Review: HTC Desire SV – Dual DesireFebruary 5, 2013
Dual SIM Androids are not new to us. We’ve seen many of them in last few months especially from local OEMs. In global OEMs, Samsung has already been on the lead in providing dual SIM phones to the market. So how could HTC stay away? The Desire SV is the companies first ever dual SIM handset. Well it doesn’t share the same table as cheaper Galaxy Y Duos, rather it tries to fit itself with mid-range Androids with the power of yesteryear’s flagships. It carries the design for which HTC is famous and comes with a hefty price tag too. We will try to explain why it’s worth your money.
Desire SV has 4.3” display. In the times when competition is going for bigger and bigger displays, this sounds small but it gives the Desire SV the perfect dimensions. It fits your hand perfectly. Display is big enough to type comfortably or viewing pictures or even watching movies while you travel. The display is Super Clear LCD 2 type and has FWGA resolution (480×800) which gives it the pixel density of 217 ppi. Although the display is LCD, the color reproduction is brilliant. Colors are saturated but not over-saturated. The black are reproduced are also very well. The display doesn’t have good viewing angles but that matters only if you’re going to see it from 0 degrees.
Below the display there’s a usual set of Android buttons and by now you might know that the previous ‘Options’ key has been replaced by the ‘Recent apps’ key from Anrdoid ICS upwards. Above the display, there is a large earpiece grill which apart from a earpiece itself, also covers a notification LED and sensors like proximity and ambient light sensor. There’s no front facing camera by the way. Lot of dust gets accumulated in earpiece grill. There’s a metal frame around the display which definitely looks nice, better if the back is of different color than black.
On the right side there is a volume rocker and left side is completely bare. On the top there’s a 3.5mm audio jack and power button. We don’t like this particular placement of the power button on any device with display bigger than 4”. The MHL/microUSB port is located on the bottom of the phone.
We’ve always admired HTC for their design. But they did something wrong with the back of the Desire SV. The camera is recessed under the back cover. There’s a significant gap between the camera lens and the camera hole on the back camera. It acts as a door for lots of dust on underneath the cover and especially the camera lens. This wasn’t quite expected from HTC. Moving ahead, the back cover has matte finish which gives it overall a good grip. A 8MP camera and flash are placed vertically on the back. Go down almost to the bottom and you’ll see a loudspeaker grill. HTC didn’t forget to tell us that the audio is powered by ‘Beats Audio’. In the middle of the back, there’s a stylish and big HTC logo as well.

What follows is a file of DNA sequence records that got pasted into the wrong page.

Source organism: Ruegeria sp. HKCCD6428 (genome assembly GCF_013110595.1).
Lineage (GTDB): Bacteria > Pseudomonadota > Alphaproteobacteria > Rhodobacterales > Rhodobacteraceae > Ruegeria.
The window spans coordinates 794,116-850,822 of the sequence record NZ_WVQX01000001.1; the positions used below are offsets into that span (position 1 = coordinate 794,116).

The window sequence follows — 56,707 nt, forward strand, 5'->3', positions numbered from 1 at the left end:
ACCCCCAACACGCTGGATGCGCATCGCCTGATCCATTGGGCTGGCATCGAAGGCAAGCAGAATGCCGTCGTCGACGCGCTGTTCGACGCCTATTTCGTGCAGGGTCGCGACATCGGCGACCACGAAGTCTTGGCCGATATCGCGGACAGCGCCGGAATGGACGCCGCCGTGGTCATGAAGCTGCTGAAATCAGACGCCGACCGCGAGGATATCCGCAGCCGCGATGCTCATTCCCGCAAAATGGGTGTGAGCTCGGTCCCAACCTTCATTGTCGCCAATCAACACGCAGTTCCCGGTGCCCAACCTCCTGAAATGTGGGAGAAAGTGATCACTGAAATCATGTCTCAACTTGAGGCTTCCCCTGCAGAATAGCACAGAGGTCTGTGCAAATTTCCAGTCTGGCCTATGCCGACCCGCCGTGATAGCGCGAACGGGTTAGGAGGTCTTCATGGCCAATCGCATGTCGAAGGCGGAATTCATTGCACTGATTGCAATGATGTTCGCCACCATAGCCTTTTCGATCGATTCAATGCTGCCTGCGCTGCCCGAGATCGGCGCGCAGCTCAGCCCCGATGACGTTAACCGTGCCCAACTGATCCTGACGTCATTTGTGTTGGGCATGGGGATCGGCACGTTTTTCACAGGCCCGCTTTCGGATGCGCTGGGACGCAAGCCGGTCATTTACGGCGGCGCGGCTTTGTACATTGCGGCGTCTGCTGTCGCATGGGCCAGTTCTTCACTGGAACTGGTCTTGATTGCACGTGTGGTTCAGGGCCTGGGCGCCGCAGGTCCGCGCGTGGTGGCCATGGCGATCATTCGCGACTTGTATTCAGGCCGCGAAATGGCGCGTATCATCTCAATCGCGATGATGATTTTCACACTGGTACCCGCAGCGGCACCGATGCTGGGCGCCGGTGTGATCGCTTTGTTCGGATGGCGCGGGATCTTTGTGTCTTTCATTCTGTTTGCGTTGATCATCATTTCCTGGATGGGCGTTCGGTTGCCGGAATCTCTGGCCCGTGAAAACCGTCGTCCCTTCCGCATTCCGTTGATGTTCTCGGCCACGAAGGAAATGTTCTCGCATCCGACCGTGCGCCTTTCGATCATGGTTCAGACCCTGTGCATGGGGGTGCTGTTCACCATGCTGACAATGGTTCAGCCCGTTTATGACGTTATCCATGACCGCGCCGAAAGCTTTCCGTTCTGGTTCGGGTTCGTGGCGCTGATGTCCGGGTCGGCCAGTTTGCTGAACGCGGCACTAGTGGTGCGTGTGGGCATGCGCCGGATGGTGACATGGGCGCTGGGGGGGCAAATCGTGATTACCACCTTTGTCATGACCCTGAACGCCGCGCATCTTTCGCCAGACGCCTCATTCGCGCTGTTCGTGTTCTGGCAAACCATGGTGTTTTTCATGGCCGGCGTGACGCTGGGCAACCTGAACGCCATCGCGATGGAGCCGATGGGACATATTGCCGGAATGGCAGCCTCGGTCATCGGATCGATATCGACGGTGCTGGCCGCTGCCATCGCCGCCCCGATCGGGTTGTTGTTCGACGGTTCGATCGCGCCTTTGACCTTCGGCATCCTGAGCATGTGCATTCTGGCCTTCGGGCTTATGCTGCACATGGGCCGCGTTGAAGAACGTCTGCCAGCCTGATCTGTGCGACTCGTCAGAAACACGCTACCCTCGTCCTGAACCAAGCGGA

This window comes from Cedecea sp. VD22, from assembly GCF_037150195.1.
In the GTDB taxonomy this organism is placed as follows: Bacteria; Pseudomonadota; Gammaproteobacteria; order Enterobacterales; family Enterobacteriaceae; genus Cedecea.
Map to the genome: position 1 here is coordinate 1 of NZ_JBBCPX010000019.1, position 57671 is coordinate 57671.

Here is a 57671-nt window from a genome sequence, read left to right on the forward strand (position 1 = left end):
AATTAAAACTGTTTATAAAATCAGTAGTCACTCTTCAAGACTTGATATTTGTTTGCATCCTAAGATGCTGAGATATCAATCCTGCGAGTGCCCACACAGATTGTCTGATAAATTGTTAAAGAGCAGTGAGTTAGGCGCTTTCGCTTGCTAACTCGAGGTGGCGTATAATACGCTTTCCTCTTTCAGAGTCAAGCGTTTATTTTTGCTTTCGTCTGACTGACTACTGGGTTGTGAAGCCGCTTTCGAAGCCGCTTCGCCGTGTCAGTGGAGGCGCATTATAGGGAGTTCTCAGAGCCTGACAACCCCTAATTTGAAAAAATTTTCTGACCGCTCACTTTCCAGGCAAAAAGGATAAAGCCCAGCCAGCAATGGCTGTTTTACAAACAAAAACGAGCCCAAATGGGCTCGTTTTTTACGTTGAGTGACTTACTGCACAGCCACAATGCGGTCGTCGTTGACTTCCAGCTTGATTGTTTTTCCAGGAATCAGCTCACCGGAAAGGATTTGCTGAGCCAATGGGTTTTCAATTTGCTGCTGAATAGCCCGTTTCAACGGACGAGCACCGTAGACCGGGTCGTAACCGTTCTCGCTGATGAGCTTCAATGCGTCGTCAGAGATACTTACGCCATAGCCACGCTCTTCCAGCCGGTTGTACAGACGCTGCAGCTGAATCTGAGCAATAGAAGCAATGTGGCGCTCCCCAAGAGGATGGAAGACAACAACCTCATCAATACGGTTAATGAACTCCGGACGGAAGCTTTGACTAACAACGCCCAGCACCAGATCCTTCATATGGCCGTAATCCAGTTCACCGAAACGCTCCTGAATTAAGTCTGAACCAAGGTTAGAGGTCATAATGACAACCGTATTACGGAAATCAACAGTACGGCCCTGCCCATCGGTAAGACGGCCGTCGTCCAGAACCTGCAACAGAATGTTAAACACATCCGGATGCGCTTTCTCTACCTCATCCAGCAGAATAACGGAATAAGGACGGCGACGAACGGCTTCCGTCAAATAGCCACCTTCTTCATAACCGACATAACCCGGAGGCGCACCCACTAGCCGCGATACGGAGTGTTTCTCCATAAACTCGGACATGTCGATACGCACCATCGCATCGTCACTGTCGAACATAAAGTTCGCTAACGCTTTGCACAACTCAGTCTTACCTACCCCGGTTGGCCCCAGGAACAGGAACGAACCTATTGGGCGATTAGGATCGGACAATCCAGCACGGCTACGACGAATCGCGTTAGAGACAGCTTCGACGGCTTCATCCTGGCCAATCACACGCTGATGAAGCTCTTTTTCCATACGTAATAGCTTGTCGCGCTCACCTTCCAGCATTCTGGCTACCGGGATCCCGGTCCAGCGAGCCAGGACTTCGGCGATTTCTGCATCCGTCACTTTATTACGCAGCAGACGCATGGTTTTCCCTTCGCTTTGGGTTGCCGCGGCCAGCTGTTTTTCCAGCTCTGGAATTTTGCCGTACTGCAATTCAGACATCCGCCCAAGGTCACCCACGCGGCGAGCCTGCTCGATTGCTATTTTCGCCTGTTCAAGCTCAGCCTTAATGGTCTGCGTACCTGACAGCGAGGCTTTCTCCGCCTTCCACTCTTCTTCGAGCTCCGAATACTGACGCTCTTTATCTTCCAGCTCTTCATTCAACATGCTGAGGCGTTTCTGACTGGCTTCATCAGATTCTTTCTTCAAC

Underneath the cover you’ll find the 1620 mAh battery. On the each side of the camera there is a microSIM slot. Of them, the one right side is capable of 3G while the second one only runs on 2G networks. Just below the SIM card slots, there’s a microSD slot.
The Desire SV runs on Android ICS 4.0.4 which is quite old now with HTC Sense UI version 4.1 atop. It’s more fluid now. Though the changes are visible they are just minor ones. It now offers a better way to put widgets on homescreens. From one place, you can place widgets from any of the homescreen .It still doesn’t offer ability to arrange icons freely. Widgets as usual come in various sizes. You get seven homescreens and no option to add new or remove existing ones. HTC Sense’s “Scenes” feature was the one we liked because of its usefulness in different scenarios. We dearly missed it in the latest version. Unlike previous versions, you can’t download more scenes. We wish HTC enables it again. You can still create new scene if you like too. HTC has also reduced the number of skins to just three and again you can’t download more. Even the lockscreen which used to most customizable has lost its shine. We don’t understand why HTC had to strip down all the customization.
The menu is the same old story. The main menu is made up of horizontally scrollable pages. Each page has 4×4 grids of app shortcuts i.e. 16 apps on every page. Additionally apps are also sorted as frequently used apps and downloaded apps. There’s still no way to arrange them in the order user wants. There’s a shortcut to Play Store present and you can also quickly manage your apps. We missed the presence of quick toggles for various settings such as Wi-Fi or Flight mode from earlier versions.
Hardware and Performance:
Desire SV is powered by Qualcomm S4 1.0 GHz dual core processor with 768 MB RAM. It has 4GB of inbuilt memory. Hardware is by no means 2012 suitable but enough to pull the phone through daily multi-tasking. The device handles apps and tasks very smoothly with lags occurring rarely which we would attribute to the Android system.